It’s not enough to say that the Bible transcends our politics and cultural divides. We have to believe it, and we have to believe that it applies just as equally for “authentic” 30 year olds working the Tinder scene in Brooklyn as it does for our grandparents who sit in front of Fox News every evening bemoaning the world. Becoming the opposite of a fundamentalist is a very low bar to clear for Christians. I know in our culture right now believers feel that not being a fundamentalist is the most important thing they can do if want more than the Religious Right for their church. But that’s not true. The trouble with pendulums is that anybody can reach up and grab them. They are not immovable, as Paul commanded the Corinthians to be. They are not like a tree planted by the water, as the Psalmist said of the one who meditated on the Word day and night. A pendulum does nothing but swing. Surely, beloved, that’s not what we are called to.

Aren’t we called to holiness? Aren’t we called to flee from both body-crushing racism and body-dishonoring immorality? Aren’t we called to guard our lips from both unkindness and vulgarity? Aren’t we called away from both legalism and antinomianism, from both fear of the world and love of the world?

I think so. I think what it takes is an open Bible and an open church. This year I have, by the grace of God, been more consistent in my yearly Bible reading plan than ever before. I have noticed so many things in Scripture that I hadn’t noticed in a lifetime of being raised in the church. Every time I think that a cultural sin of evangelicals might be chalked up to biblical silence on something, the Bible smacks me in the face with a verse or narrative that I just never gave time to in 30 years of living in evangelicalism. The problem is not a deficiency of Scripture but a deficiency of my reading it.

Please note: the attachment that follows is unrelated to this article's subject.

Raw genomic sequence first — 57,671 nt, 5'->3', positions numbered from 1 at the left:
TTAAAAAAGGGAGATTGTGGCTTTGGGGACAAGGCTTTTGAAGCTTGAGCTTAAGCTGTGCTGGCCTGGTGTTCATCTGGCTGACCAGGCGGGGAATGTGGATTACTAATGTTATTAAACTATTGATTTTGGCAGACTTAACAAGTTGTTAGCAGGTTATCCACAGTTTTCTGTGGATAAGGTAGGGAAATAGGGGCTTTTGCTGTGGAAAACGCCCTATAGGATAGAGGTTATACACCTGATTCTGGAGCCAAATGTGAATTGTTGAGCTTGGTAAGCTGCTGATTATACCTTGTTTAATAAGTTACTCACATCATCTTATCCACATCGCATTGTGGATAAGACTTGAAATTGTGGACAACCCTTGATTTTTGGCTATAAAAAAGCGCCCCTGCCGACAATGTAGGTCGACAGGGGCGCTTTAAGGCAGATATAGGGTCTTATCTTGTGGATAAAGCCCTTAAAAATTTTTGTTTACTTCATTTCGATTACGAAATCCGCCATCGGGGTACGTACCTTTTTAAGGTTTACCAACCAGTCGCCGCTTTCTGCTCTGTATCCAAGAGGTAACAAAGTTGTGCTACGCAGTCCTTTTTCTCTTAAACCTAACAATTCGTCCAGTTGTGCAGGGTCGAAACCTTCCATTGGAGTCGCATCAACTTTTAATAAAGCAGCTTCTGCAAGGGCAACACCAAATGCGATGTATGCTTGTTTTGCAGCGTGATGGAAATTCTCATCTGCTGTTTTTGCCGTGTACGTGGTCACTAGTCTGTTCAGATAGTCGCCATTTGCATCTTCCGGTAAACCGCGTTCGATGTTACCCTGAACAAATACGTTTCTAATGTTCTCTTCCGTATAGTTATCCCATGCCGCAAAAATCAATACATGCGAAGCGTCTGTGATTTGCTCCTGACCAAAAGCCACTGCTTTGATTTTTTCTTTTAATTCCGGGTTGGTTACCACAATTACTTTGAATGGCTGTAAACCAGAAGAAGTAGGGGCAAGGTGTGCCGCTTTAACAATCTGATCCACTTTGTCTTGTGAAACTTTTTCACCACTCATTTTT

The whole Bible really does speak to the whole Christian life. Regaining the lost balance that I fear we’re losing takes the whole Bible, and it takes willingness to live spiritually alongside other believers who may be erring on the opposite side of us. Generational sins stay generational sins, I suspect, because generations don’t talk to each other, don’t repent to each other, and don’t worship together. I get nervous every time I walk into a church and it’s 90% people under 40 or 90% people over 40. Don’t we have much to learn from each other? Isn’t one of the most pernicious lies that Screwtape passed on to Wormwood the lie that no other time was as special and pressing as this one? How else are we going to disarm generational myths except generationally?

I hope and pray I’ll be part of the solution, not part of the problem. I believe Christ is happy to see the emerging generation of evangelicals refuse to fall into the same patterns of sin as what we saw before us. But there are patterns ahead of us too that beckon us to fall in just as our parents were beckoned. We don’t have to.

One thought on “Why “I’m Not a Fundamentalist” Isn’t Enough

  1. My boomer mother once told me about how back in the 70s she got involved in the charismatic movement and thought she was so much more Christian than her parents. “Boy I was dumb” she said. Millennials are not the first generation to fall into this.